Customers say there have been no communications since the private jet operator posted notice Thursday it had grounded its fleet
Private jet charter operator JetSuite and its sibling JSX look to be facing an uncertain future. The latter runs scheduled flights between private terminals using reconfigured regional aircraft.
Both had cut a high profile in the industry, attracting investments from JetBlue and Qatar Airways.
Late Thursday, JetSuite posted a notice on its website stating it had grounded its fleet and furloughed most employees. It said all flights would be canceled until further notice, and its call center was closed.
It blamed the move on the dramatic drop in demand due to the COVID-19 Coronavirus pandemic. An email address was provided, but so far, there have been no responses, according to several members.
JetSuite’s $50 million question
JSX continues to operate a skeleton schedule between a handful of western destinations. The JetSuite side is thought to have around 1,000 members in its SuiteKey jet card program.
SuiteKey customers joined by making non-refundable deposits of $100,000, $250,000 or $500,000. The operator debits their accounts after each trip. Rates range from $6,776 to $6,375 per hour with price locks of 12 to 18 months. Funds needed to be used within 24 months.
Various estimates peg the value of unused deposits at more than $50 million.
SuiteKey customers are a mix of Ultra High Net Worth (UHNW) individuals and corporate accounts. JSX operated more like an airline selling individual seats on a flight-by-flight basis with prices as low as $100. JetSuite offered full-aircraft charters.
A hub of innovation
The company was founded in 2008 by aviation veteran Alex Wilcox. His experience included a stint with Virgin Atlantic Airways before helping launch JetBlue.
At conferences, Wilcox was often lauded for his ability to adapt and tap into new opportunities. The company won numerous plaudits.
In January it received a perfect score in the Corporate Quality Index measuring LGBT workplace equality. In 2018, it appointed Stephanie Chung as the first African American woman as head of a major Bizav player.
Just last month, Fast Company named JetSuite and JSX to its Most Innovative Companies list. In 2018, its jet card program ranked second to Sentient Jet for satisfaction in Business Jet Traveler’s Annual Readers’ Choice Awards.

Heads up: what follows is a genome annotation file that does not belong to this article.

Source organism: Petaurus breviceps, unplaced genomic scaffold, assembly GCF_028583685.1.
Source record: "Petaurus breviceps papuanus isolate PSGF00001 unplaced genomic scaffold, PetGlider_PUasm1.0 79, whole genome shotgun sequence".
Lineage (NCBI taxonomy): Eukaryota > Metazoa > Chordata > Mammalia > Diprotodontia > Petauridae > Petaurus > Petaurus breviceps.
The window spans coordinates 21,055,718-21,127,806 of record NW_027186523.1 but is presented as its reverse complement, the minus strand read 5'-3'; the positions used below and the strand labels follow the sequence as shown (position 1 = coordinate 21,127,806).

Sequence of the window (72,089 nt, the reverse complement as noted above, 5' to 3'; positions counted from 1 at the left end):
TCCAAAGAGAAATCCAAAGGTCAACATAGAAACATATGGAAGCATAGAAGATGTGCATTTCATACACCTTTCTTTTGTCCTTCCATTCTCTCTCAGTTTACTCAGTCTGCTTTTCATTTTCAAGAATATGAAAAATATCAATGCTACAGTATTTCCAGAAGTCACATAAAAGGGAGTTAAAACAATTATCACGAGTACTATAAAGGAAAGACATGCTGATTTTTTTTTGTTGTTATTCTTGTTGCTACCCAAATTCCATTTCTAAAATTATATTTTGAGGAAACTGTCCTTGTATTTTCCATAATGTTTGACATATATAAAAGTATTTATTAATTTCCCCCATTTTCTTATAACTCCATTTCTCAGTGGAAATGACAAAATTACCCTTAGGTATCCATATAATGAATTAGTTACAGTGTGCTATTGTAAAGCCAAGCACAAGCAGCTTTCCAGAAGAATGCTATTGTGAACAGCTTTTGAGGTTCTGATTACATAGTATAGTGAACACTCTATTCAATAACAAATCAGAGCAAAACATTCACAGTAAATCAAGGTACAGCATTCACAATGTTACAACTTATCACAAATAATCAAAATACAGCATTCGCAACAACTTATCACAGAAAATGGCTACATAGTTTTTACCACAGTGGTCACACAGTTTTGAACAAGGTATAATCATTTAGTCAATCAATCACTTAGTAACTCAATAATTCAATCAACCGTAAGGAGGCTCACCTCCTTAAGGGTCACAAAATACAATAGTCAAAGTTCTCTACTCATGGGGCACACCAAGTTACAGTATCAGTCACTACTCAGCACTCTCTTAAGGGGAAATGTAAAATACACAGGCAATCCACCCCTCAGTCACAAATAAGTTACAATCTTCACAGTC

The original plan was to use Adam Aircraft A700s before that manufacturer ran into problems. It then pivoted to the Embraer Phenom 100, a competitor to Adam’s entry. Positioned as a no-frills air taxi service, it then added Cessna Citation CJ3 light jets, building a loyal following in the Western U.S along the way.
A focus on the Phenom 300
Over time, it switched out the CJ3s for Phenom 300s. As of last year, it said it was phasing out the Phenom 100s. The larger Embraer private jets have about twice the range as their smaller cousins. They also have more capacity, seating six to eight passengers compared to four.
The company attracted investment from JetBlue in 2016 and 2018, the second time along with Qatar Airways. A PitchBook representative said it raised $50 million from the Middle Eastern airline back then.
Zappos founder Tony Hsieh was an early investor, and as recently as last year was still represented on the board. JetBlue founder David Neeleman also served as a director for a long period, although he left several years ago.
In 2018, JetSuite announced it was the launch customer for now-defunct Zunum Aero’s hybrid-to-electric aircraft. eVTOLs are expected to disrupt short-distance flying in the future.
JetBlue was apparently attracted in good part by JSX, originally branded JetSuiteX. The brainchild of Wilcox, JSX is using second-hand Embraer 135 and 145 regional jets it had reconfigured. The revamped planes had fewer seats, more legroom, adding free WiFi, drinks, and snacks.
Its focus was on short-haul routes of less than 500 miles. The big innovation was using private facilities at airports. The move cut door-to-door travel time in half. Eliminating TSA security lines enables travelers to show up 20 minutes prior to departure. Members of JetBlue’s frequent flier program can earn credits when they fly on JSX flights.
Qatar Airways seemed to have dual ambitions. Its April 2018 investment in the company came less than a year after American Airlines said no thank you. JetSuite was expected to operate at least some of the Gulfstream G500s its Qatar Executive subsidiary had on order. However, online reports suggest that changed last month.